What's Out There?
Honoring Native Land
The Desatoya Mountains Wilderness is part of the traditional homeland and cultural landscape of the Nuumu and Newe People, who have been have lived in the area for countless generations. Lithic scatters, evidence of early native inhabitants, are present on many small knolls throughout the area. Fifteen aboriginal sites have been identified within the Wilderness.
The early EuroAmerican emigrants utilized the path of least resistance across Nevada, detouring first north of the Great Salt Lake and then following the Humboldt River to the western side of Nevada. This trail was quite circuitous and a more direct path had to potential of shortening the journey by nearly 100 miles. The Desatoya Mountains created one of the many impediments to a possible central route through Nevada. In 1858-59, Captain Simpson's expeditions establish two possible passes over the Desatoya Mountains, one at the head of Smith Creek, called Basque Summit, and the other over what is today's Carrol Summit. On the 1859 Wagon Routes of Utah Territory map, the Desatoya Mountains are identified as the "Be-Day-E or Lookout Mts." The Pony Express Route from 1861 to 1861 bypassed the Desatoya Mountains entirely, passing around the northern end. The Overland Stage route utilized Basque Summit, while the later Lincoln Highway created a winding route over Carrol Summit and down through Road Canyon to Eastgate, which Simpson named "Gibraltar." The modern US 50 Highway reverted to the original Pony Express Route, bypassing the Desatoya Mountains and utilizing the low pass between the Desatoya mountains and the New Pass Range. The Cold Springs Pony Express Station is located just outside the Wilderness and an Overland Stage Station ruins can be found on the Edwards Creek boundary road. Woodcarvings made by Basque sheepherders on aspen trees during the early 1900s can still be seen in some of the drainages within the Wilderness.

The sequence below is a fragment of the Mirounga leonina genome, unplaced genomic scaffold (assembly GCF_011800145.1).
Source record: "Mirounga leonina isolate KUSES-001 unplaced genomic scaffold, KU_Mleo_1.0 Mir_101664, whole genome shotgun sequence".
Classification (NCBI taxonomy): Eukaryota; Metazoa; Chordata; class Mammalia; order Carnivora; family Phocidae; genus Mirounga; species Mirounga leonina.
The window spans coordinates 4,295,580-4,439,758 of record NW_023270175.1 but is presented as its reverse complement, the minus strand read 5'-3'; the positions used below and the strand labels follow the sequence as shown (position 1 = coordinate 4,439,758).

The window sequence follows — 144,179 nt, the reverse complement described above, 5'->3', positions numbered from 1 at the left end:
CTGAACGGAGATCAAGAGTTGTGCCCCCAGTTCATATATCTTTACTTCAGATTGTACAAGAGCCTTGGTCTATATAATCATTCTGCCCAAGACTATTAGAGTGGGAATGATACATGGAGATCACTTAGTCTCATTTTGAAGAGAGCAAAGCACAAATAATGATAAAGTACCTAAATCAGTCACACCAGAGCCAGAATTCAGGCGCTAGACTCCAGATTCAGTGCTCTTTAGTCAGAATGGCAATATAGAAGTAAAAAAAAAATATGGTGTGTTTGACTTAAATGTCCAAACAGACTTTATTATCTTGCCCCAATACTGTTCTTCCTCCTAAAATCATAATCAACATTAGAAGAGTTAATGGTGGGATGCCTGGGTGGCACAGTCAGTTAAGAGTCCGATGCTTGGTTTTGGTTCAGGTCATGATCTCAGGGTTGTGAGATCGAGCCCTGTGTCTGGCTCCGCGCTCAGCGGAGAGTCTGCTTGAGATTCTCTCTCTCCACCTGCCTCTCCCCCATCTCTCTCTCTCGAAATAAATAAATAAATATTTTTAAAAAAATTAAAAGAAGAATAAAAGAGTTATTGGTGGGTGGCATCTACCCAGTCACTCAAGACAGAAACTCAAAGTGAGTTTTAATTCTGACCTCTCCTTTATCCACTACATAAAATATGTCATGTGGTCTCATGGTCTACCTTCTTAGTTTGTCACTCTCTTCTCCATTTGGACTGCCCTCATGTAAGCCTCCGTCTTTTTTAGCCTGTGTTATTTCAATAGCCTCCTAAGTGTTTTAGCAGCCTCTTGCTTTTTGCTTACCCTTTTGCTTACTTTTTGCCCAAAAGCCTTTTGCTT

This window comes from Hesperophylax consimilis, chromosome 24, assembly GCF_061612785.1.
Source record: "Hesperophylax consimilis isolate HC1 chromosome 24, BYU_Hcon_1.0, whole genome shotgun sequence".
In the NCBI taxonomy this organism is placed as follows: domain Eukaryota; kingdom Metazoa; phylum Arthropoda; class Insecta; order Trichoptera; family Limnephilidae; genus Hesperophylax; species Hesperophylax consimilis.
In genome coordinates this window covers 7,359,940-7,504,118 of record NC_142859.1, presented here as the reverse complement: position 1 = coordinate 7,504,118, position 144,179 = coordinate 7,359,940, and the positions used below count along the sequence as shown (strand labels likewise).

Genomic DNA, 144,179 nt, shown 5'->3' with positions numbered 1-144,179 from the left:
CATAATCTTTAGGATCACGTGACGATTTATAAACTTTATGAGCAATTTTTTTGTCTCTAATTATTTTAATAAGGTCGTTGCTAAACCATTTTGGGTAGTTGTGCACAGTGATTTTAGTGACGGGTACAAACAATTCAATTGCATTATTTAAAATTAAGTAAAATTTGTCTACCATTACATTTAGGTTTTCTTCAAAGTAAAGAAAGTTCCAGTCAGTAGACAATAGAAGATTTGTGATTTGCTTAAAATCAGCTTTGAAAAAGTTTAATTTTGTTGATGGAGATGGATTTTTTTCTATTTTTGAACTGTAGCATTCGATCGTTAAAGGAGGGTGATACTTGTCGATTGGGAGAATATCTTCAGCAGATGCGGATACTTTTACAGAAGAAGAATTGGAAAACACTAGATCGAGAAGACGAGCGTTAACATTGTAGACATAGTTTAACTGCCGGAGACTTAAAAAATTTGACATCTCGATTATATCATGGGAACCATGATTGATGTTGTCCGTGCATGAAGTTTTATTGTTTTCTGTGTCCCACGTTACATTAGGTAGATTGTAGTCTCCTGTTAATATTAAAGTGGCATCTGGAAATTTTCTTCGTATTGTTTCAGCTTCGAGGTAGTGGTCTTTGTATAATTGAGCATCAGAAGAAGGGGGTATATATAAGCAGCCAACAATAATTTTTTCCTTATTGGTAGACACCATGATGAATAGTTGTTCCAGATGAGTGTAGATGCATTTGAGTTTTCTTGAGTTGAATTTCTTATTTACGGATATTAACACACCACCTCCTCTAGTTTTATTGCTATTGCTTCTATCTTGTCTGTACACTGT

The rocks the Desatoya Mountains Wilderness are Miocene welded ash-flows tuffs. Lava flows and intrusive rocks (in the southern portion of the Wilderness) are present in smaller amounts. These rocks intrude or lie on a thick sequence of andesite lava flows, dated to the Oligocene and Miocene ages and form the basement rocks in the area. The rhyolitic welded tuffs, lava flows, and intrusive bodies are products of a Miocene volcano that collapsed to form a large caldera located in the central portion of what are now the Desatoya Mountains. This caldera formed about 25 million years ago and has been greatly modified by subsequent basin and range faulting and later erosion. Most of the physiographic and tectonic aspects of the caldera are obscured by later tectonic and erosional events.
Wildlife such as mountain lion, mule deer, gray fox, sage grouse, red-tailed hawk, golden eagle and pika can be seen here. Cutthroat trout are present in Edwards and Smith Creeks; and brook trout are found in Big Dens Creek. Desert bighorn sheep were reintroduced in 1986.
Pinyon-juniper plant community covers roughly 50% of the Wilderness in the lower and middle elevations and in places extend well onto the alluvial fan. Riparian vegetation, including aspen, willow, and several species of berries and wildflowers, is found along the eleven perennial streams in the Wilderness as well as along several intermittent stream channels. Isolated stands of mountain mahogany can be found in the upper elevations, particularly on the west side. The main ridge is vegetated by grasses and low growing shrub species such as low sage.